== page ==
Monday, May 16, 2016

Edmund Ruffin's Marlbourne

Today, on my way back from Maryland, and wanting to do just about anything to get away from the steady traffic of I-95, I decided to see if I could find Virginian and pro-slavery arch-secessionist Edmund Ruffin's Marlbourne plantation in Hanover County.

It was much easier to locate than I initially thought. Situated just off of Highway 360 and northeast of Mechanicsville, the agricultural innovator's unpretentious white frame house is barely visible across a newly planted cornfield and through a grove of mature trees. And although I wished to respect the owner's privacy and thus did not drive up the gravel road to the house and Ruffin's grave, I stood at the brick entrance pillars for a few minutes and wondered what Ruffin thought about the last time he passed up the road to his home. I suspect he was sad.

Ruffin, born in Prince George County in 1794, moved to Marlborne in 1843. Under Ruffin's charge, the one-thousand acre plantation along the Pamunkey River underwent a number of changes, which led to a significant improvement in its agricultural output. Ruffin's wife Susan died at Marlbourne in 1846 and he turned to both public and private writing in the 1850s to help him deal with the additional losses of several of his adult children.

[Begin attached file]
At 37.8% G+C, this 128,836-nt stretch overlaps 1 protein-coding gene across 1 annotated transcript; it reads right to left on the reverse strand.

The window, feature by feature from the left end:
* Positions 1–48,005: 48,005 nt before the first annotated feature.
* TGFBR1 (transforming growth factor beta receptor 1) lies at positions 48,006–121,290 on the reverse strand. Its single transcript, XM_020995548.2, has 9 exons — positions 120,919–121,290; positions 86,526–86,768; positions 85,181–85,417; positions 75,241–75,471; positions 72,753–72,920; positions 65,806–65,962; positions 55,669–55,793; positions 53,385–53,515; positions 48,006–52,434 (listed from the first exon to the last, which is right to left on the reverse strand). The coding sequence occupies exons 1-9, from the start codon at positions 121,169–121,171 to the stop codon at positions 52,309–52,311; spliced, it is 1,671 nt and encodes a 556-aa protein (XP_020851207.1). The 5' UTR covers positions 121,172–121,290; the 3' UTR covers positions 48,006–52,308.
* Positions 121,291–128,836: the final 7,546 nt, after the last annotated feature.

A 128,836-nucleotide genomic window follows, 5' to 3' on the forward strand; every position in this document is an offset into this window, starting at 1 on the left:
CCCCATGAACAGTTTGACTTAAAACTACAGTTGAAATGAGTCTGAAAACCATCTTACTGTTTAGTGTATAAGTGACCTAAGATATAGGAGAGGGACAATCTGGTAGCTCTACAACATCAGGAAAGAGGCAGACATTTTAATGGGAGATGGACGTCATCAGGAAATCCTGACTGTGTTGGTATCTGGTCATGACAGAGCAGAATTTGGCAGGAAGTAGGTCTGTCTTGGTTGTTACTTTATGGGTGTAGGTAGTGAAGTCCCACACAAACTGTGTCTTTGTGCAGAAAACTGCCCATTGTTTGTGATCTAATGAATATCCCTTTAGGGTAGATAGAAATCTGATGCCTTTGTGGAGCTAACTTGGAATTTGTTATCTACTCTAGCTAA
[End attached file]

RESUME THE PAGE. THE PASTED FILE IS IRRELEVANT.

Despairing of the loss of more family during the Civil War, the Confederacy's defeat, the destruction of his beloved way of life, as well as Beechwood, his Prince George County plantation, Ruffin committed suicide at Marlbourne in June 1865. Ever the writer, Ruffin left details for his burial. The troubled man's remains were committed to the ground of the land he loved so much.

1 comment:

  1. He was an early Trumpster.

    An authoritarian and bully, full of hate.